I am Political Animal, and I am a secret purchaser of the Evening Standard.
Well, just once in fact, so perhaps I don’t need to head for Standardholics Anonymous just yet. But yesterday, the sun was shining, there was 50p burning a hole in my pocket and my train home was 5 minutes late. So I gave in to temptation. But, honestly folks, I had a motive. I wanted to check a hunch I had. Bear with me.
I’ve written before about the running fiasco that is the Elephant & Castle regeneration project. This is probably the biggest such project in Europe and affects the homes and businesses of thousands of people in one of the most deprived areas of inner London. It includes thousands of new homes, businesses and transport facilities. Well, on Wednesday the newswires(alright, Google News Alerts, but that makes me sound so much less important) alerted me to the latest depressing development – or rather, non-development – in the saga. With the project already around seven years behind the original timescale, the Liberal Democrat-Conservative coalition at Southwark Council have failed to meet their self-imposed deadline of 1st July to reach a deal to progress the project. This follows two years of exclusive negotiations with struggling Australian property giant Lend Lease (also responsible for the Olympic Village) – the exclusivity deal expired on Wednesday. Where this leaves the project is anyone’s guess – in these difficult financial times it is entirely possible that Lend Lease will refuse the meet Southwark’s demands on affordable homes, small business premises and green space protection and simply walk away, leading to years more of delays. The thousand households in the soon-to-be-demolished Heygate Estate are effectively in limbo: no-one knows when their replacement homes will be built and the council is years behind targets in building the temporary ‘decant’ homes.
This very brief account barely scratches the surface – and there is blame to be levelled in all directions: a Tory-Lib Dem local authority, a Labour government, a Conservative Mayor and multinational corporations have all played parts, of variable importance, in delaying the scheme. It’s a great London story, you’d think, for a bit of investigative journalism – human drama, political incompetence, corporate greed – and all on the boundary of Zone 1, as well.
Wednesday – nothing, but then they wouldn’t have known for certain that the deadline was going to be missed before the paper went to bed.
Thursday – Hmm. Still nothing. The print edition finds room for a double page spread on Carla Bruni’s friend, a page on some road reconfiguration in the West End and the City Spy column reprints the previous day’s Mandelson-Osborne spat as if it was hot off the press gossip.
Friday – Two days on, still nothing. I thought a column in the property section entitled “Mammoth project that may turn into a white elephant” would surely be about the pachyderm-related Elephant & Castle regeneration. Nope – it’s some new development in EC3.
I don’t think you could want for a better demonstration that whilst the faces at the Standard have changed, its news values – which were what really dragged it down hill – haven’t changed. It’s still to all intents and purposes a rag for and about west London socialites. Poorer, more ethnically diverse neighbourhoods south of the river need not apply for coverage. Further delays to the Elephant are big news for many thousands of people in Southwark and beyond – but the newspaper either deliberately ignores, or simply overlooks – no doubt through a lack of basic newsgathering skills for areas outside of the Notting Hill triangle – what may be the biggest story of the year for the borough in which their paper is printed.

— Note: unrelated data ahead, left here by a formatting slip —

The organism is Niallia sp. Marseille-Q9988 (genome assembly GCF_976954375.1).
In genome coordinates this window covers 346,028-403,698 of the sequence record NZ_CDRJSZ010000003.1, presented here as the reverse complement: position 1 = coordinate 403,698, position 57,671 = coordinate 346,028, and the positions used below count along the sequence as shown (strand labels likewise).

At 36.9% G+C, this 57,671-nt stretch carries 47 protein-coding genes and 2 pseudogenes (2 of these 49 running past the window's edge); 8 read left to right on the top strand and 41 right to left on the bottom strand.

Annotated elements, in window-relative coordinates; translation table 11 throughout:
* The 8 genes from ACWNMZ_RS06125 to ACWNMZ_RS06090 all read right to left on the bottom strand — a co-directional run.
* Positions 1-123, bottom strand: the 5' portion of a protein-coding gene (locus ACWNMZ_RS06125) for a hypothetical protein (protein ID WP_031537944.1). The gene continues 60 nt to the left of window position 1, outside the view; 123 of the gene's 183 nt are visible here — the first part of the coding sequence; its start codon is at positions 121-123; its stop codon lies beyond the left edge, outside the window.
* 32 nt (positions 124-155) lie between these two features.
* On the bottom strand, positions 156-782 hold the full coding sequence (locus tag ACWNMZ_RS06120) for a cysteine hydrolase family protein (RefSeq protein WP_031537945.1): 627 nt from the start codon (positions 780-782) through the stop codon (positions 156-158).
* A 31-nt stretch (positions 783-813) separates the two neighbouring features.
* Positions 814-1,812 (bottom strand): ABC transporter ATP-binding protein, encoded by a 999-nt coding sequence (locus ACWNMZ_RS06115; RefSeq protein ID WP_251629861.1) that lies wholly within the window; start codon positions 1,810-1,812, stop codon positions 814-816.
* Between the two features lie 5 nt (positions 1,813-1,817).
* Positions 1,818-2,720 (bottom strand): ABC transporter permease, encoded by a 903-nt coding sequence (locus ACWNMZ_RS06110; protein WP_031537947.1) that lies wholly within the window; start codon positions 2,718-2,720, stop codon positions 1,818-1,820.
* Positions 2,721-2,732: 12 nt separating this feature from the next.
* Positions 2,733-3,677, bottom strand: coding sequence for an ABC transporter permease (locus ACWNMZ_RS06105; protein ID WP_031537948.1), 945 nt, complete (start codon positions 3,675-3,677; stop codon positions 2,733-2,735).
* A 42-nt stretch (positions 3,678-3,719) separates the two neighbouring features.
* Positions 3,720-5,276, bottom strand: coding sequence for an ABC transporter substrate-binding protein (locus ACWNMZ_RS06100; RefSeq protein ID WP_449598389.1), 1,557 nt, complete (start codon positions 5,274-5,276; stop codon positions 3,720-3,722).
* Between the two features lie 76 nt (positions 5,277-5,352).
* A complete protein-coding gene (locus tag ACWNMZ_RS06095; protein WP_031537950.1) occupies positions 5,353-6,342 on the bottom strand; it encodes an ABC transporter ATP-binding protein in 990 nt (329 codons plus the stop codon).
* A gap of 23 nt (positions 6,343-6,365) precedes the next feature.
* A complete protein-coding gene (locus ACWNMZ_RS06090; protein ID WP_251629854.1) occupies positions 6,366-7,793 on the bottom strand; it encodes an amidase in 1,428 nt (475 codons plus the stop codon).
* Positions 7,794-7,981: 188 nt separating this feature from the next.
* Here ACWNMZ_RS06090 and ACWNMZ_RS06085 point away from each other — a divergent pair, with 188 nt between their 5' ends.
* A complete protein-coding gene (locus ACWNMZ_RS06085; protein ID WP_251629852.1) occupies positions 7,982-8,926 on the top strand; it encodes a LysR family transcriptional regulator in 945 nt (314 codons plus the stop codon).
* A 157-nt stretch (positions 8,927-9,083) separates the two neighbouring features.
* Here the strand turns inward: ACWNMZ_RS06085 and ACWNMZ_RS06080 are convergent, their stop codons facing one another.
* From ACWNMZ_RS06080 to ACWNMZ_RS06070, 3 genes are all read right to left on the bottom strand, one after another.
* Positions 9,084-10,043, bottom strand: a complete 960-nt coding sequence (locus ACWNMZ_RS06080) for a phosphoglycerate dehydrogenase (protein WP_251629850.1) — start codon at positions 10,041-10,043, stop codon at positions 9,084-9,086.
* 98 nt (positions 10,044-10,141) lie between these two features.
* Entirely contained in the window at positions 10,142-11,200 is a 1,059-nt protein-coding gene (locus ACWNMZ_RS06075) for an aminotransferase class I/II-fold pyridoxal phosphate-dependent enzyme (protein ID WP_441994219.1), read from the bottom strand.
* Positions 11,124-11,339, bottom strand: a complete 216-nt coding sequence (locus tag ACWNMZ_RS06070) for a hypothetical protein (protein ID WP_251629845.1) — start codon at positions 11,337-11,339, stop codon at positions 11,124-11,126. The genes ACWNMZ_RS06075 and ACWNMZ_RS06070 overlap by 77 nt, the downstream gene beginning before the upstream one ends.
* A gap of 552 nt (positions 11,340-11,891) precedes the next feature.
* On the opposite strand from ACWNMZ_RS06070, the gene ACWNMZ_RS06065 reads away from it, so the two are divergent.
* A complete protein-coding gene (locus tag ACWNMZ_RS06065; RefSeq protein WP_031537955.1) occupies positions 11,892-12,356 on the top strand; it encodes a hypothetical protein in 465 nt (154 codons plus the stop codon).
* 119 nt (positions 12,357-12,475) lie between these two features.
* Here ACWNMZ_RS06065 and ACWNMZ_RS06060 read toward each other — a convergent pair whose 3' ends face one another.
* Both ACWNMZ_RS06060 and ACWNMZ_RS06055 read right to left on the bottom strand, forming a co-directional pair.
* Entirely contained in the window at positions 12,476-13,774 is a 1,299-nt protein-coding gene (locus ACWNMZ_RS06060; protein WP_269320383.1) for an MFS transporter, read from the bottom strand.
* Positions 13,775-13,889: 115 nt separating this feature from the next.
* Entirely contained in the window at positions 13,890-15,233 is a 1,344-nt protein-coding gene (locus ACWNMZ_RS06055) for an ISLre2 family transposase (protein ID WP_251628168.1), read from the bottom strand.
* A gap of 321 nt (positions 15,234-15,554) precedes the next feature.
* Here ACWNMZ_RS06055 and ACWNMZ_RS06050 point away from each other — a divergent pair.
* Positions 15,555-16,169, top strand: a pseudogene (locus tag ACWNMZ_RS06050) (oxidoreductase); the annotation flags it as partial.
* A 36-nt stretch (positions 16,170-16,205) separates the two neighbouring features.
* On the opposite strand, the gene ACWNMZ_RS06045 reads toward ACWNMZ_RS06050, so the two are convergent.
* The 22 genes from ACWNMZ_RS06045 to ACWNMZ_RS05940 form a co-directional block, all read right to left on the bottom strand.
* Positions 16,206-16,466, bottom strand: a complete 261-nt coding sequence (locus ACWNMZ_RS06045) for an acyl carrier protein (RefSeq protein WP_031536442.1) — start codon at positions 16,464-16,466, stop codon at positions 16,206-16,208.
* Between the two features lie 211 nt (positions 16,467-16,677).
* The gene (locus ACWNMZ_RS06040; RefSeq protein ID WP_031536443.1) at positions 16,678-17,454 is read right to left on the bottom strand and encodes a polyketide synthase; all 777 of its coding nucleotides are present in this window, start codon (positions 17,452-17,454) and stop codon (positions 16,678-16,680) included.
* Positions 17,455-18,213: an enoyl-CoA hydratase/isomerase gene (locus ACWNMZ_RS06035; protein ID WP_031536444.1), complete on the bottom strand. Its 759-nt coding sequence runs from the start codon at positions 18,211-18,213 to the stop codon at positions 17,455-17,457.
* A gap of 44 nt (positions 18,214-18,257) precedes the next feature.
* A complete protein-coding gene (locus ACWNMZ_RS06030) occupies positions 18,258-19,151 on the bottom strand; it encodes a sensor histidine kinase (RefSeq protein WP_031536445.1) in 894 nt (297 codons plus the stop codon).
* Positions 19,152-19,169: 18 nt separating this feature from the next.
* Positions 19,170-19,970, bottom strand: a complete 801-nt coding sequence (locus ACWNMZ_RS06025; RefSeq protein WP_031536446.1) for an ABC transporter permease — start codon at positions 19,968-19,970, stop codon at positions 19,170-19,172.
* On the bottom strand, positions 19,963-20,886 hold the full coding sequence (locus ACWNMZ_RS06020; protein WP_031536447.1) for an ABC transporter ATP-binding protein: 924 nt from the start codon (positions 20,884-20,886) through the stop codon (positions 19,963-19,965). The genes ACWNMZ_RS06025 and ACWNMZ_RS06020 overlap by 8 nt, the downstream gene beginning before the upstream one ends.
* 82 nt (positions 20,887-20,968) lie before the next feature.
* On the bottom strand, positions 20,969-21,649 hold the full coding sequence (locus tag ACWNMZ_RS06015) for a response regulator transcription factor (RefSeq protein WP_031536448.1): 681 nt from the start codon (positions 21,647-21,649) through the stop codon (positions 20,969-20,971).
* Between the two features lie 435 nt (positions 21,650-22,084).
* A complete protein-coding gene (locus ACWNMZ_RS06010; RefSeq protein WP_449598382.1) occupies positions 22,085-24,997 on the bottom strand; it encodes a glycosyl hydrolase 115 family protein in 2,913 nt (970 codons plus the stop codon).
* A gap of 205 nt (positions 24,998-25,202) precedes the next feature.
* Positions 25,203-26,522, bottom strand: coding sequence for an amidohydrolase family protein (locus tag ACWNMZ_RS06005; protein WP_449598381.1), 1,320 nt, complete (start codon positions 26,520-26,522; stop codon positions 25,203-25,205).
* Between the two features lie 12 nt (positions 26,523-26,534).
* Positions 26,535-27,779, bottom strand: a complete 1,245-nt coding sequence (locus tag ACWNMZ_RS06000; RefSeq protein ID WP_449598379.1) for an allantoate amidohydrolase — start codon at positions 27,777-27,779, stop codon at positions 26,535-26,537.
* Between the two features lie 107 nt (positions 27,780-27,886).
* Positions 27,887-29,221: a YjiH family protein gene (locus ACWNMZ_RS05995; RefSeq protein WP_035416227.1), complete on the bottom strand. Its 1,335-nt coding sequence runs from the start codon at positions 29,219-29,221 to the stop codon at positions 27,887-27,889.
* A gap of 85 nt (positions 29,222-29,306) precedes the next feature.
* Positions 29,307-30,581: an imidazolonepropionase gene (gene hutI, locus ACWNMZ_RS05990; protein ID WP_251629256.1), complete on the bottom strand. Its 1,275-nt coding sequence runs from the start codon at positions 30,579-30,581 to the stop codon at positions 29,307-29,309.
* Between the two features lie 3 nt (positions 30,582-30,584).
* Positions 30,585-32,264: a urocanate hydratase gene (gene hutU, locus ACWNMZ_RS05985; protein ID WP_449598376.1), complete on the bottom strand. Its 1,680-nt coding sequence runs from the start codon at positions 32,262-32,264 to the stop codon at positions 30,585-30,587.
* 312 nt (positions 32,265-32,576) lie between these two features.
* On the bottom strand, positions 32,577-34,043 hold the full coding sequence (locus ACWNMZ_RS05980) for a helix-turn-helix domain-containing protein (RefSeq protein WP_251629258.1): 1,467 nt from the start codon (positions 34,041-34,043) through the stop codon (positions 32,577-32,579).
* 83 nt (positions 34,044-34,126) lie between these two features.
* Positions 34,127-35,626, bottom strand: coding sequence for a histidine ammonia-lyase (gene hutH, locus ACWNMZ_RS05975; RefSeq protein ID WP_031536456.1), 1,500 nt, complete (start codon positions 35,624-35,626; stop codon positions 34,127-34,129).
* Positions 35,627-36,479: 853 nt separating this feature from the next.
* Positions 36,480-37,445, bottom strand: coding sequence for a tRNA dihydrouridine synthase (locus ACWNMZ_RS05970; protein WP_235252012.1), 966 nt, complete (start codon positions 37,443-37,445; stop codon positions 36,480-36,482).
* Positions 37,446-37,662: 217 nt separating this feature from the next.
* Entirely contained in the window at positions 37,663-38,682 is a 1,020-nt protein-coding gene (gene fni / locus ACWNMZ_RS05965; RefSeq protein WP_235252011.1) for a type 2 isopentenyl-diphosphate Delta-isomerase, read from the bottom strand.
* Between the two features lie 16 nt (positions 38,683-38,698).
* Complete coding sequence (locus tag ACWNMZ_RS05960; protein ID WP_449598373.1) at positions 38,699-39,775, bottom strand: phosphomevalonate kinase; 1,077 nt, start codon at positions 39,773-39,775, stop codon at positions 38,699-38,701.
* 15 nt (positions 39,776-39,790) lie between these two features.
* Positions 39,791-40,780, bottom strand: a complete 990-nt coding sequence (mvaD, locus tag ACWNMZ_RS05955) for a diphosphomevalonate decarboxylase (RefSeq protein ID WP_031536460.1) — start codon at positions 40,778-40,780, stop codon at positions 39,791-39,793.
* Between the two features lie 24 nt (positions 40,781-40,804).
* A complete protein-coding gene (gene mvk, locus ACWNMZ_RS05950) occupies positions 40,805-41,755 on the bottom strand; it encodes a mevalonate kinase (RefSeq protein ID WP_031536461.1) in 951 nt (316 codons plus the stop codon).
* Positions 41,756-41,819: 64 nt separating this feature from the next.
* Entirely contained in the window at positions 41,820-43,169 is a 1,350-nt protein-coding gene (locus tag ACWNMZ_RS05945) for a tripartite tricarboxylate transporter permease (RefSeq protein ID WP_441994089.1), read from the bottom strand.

In the comments on the greenwich.co.uk site, excellent Charlton blogger 853 (prompted by the paper’s apparent support for Richard Branson’s plans to remove the Marathon route from ‘unglamarous’ Greenwich) takes departing Standard scribe Andrew Gilligan to task over the newspaper’s utter disinterest in south London, particularly the eastern quadrant. As he rightly says:
I don’t think there’s a well-worn dartboard in the editor’s office with Lewisham as the bullseye, but it’s the whole error by omission thing, isn’t it? South-east London is rarely covered, and when has been recently it’s been dismissed – the Olympics piece above, Jenkins’ old crap about Crossrail, and and its dismissal of transport improvements around here as “vanity projects”.
The complete failure to cover the Elephant is another example of error by omission. Memo to Messrs Grieg and Lebvedev: if you want to expand your circulation, you have to expand your market base. Why should a resident of the Heygate Estate shell out 50p for a paper that doesn’t see fit to cover what is (or rather is not) happening to them? Campaigning for a ‘seat for every commuter’ taps you into one market, no matter how unachievable the campaign aim. But what about campaigning for ‘a decent home for every Londoner’? It won’t sell many more editions amongst the Tunbridge Wells-bound passengers of the 17:38 from Cannon Street, but it might sell a few on the number 12 bendy bus down the Walworth Road. Just a thought.